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the Silhouette in the doorway – echoes

Ysabel, a silhouette in the doorway, and behind her the hall, stellated by those strands of little yellow lights. “Jo?” she says. “Are you awake?”

From the mounded white comforter, blued in the darkness, a sigh resolves itself into a word: “Yes.”

“I wish you had come,” says Ysabel, stepping down as she kicks off her shoes, clump-thump. “The piano, in this one song,” and she twirls about, white coat slipping from her shoulders, flump to the floor. Careless drips of golden glitter spangle her bared arms, her thigh, down about her knees. “It was magnificent,” she says, sitting at the foot of the futon.

“There’s the, Samani? In the morning? Knighting of knights? Luys is gonna be here in, stupid early,” grabbing her phone from the clutter on the table by the futon, ghostly flash of her face in the light of the screen. “Three hours,” she says, putting it back.

“You might’ve brought him with you. Made a night of it.”

“Some of us need our sleep, your majesty?”

“Sleep, your grace, is highly overrated.” Ysabel undoes a knot at the back of her neck, and peels the lacey overlay of her brief dress from the glossy chemise beneath. “As well you know,” she says, dropping the overlay to the floor. “Do you still mean to propose your friend for office?”

“Ah, he said no, and took off, but,” and Jo rolls over, under the comforter. “I got Sweetloaf out looking for him, just in case.”


Darkness shifts as Jo sits up a little, “Yes,” she says, “Sweetloaf,” and then, falling back, a shadow on the pillows, “the hell do you care, you’re not even going.”

“I do care,” says Ysabel, leaning back against the wall, closing her eyes.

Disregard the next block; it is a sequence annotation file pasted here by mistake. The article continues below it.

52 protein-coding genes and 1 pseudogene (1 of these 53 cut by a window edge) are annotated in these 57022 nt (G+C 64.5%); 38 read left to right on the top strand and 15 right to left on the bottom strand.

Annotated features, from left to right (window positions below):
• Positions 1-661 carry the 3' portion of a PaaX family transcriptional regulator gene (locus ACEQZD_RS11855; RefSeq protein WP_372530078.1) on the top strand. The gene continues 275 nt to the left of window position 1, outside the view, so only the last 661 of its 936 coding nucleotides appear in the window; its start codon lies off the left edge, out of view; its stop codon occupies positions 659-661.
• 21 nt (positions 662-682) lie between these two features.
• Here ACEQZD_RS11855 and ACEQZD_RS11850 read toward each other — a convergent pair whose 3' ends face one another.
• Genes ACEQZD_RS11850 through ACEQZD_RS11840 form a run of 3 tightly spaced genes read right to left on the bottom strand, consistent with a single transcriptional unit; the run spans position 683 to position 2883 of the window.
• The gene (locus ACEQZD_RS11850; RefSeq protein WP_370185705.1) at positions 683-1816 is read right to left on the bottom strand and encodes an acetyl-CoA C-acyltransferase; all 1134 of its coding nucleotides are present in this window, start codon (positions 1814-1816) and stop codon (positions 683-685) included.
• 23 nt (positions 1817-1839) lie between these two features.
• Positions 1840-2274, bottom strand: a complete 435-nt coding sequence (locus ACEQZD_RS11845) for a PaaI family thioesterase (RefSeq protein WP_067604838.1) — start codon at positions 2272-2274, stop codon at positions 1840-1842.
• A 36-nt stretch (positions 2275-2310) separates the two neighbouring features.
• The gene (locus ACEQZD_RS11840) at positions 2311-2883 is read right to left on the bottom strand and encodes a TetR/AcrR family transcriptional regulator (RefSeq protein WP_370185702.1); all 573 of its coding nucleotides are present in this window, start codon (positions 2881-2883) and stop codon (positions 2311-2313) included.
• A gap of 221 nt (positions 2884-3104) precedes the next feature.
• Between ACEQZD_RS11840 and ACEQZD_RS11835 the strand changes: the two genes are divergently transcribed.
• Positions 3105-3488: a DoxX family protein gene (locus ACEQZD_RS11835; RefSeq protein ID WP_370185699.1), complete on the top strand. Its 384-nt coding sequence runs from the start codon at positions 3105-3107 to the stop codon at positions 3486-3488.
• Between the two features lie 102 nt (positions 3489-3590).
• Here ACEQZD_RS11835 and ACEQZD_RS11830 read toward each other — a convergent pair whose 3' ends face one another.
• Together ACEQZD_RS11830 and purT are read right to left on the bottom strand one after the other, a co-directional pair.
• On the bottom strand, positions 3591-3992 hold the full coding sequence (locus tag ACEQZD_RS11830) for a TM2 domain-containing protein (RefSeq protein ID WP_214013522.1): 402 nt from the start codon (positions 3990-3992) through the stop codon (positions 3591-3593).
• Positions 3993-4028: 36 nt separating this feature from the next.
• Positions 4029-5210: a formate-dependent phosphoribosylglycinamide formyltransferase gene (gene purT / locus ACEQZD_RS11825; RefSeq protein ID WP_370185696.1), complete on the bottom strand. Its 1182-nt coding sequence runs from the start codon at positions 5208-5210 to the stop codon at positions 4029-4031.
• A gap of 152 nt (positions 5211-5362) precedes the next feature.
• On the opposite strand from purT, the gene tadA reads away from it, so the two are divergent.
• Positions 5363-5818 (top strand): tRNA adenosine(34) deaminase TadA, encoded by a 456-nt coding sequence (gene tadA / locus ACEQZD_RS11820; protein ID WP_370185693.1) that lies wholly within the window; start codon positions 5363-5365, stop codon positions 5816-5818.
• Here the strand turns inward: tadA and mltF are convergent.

After a minute or two, another sigh from under that comforter, “Christ, if you’re staying, get under the damn covers. Make me nervous, just sitting there like, what are you, Ysabel?” Jo sits up again, switches on the anglepoise lamp on the table by the futon. There at the foot of it Ysabel’s squirming out of her chemise. “I’m not sleeping in this,” she says, dropping it on the comforter. “Besides,” a brow cocked at Jo’s bare shoulder, her breast, “when in Rome.”

“And of course, you went commando,” says Jo, as Ysabel crawls up the futon. “And you reek, of cigarettes, of booze, of, of pussy – ”


“You do!”

Ysabel leans close, to nuzzle Jo’s cheek, “Intoxicating, isn’t it,” she murmurs. Stroking that red hair spread out in the lamplight. “Don’t,” says Jo, gone suddenly still.

Ysabel lets go, sits up, “Jo,” she says, “I would never,” and “I know,” says Jo. “I know.” Looking up to Ysabel, those short black curls touched here and there with white. “What,” says Jo. “Ysabel. What is it.”

“I,” says Ysabel, looking away.

“Is it Chrissie? Did you leave her in your room again, or – ”

“I sent her home,” says Ysabel, “but, I, I,” the dim glow of the hallway out there, past the half-closed door. “Does it hurt?” she says, turning back to Jo.

“Does, what – hurt?”

“Your,” and Ysabel waves a hand, vaguely, over Jo, “condition. Does it hurt?”

Jo says, “That’s what this is about?”

“Well, I, I worry, I do.” Her hand laid gently over Jo’s heart. “I do care.”

“So you can’t bear to let me sleep.”

“You owe us, Southeast.” Stern words belied by a gentle smile. “You told your Mason, before you told your Queen.”

“Well, I, yeah,” says Jo, “he is my, ah, my, my – ”

“Your lover.”

“ – I was gonna, more like say, lieutenant?” The sour twist of her mouth. “What’s that Mafia word. Consigglesomething. Consorleoni?”

Ysabel, pressing softly with her hand, says again, “Does it hurt?”

“Sometimes?” says Jo, looking down at Ysabel’s fingers. “Mostly, it’s just, like, a chill. But I can forget it’s even ow, okay, yes, you do that,” laugh and tussle, rustle of bedclothes, a shimmer of falling gold knocked loose from Ysabel’s skin, “that’s not it, you can stop! Now!” the last words spiking, slap and shove and tumble, and Ysabel gasps, “What,” says Jo, hands lifting away as Ysabel sits back, “I saw it,” she says, “I think.”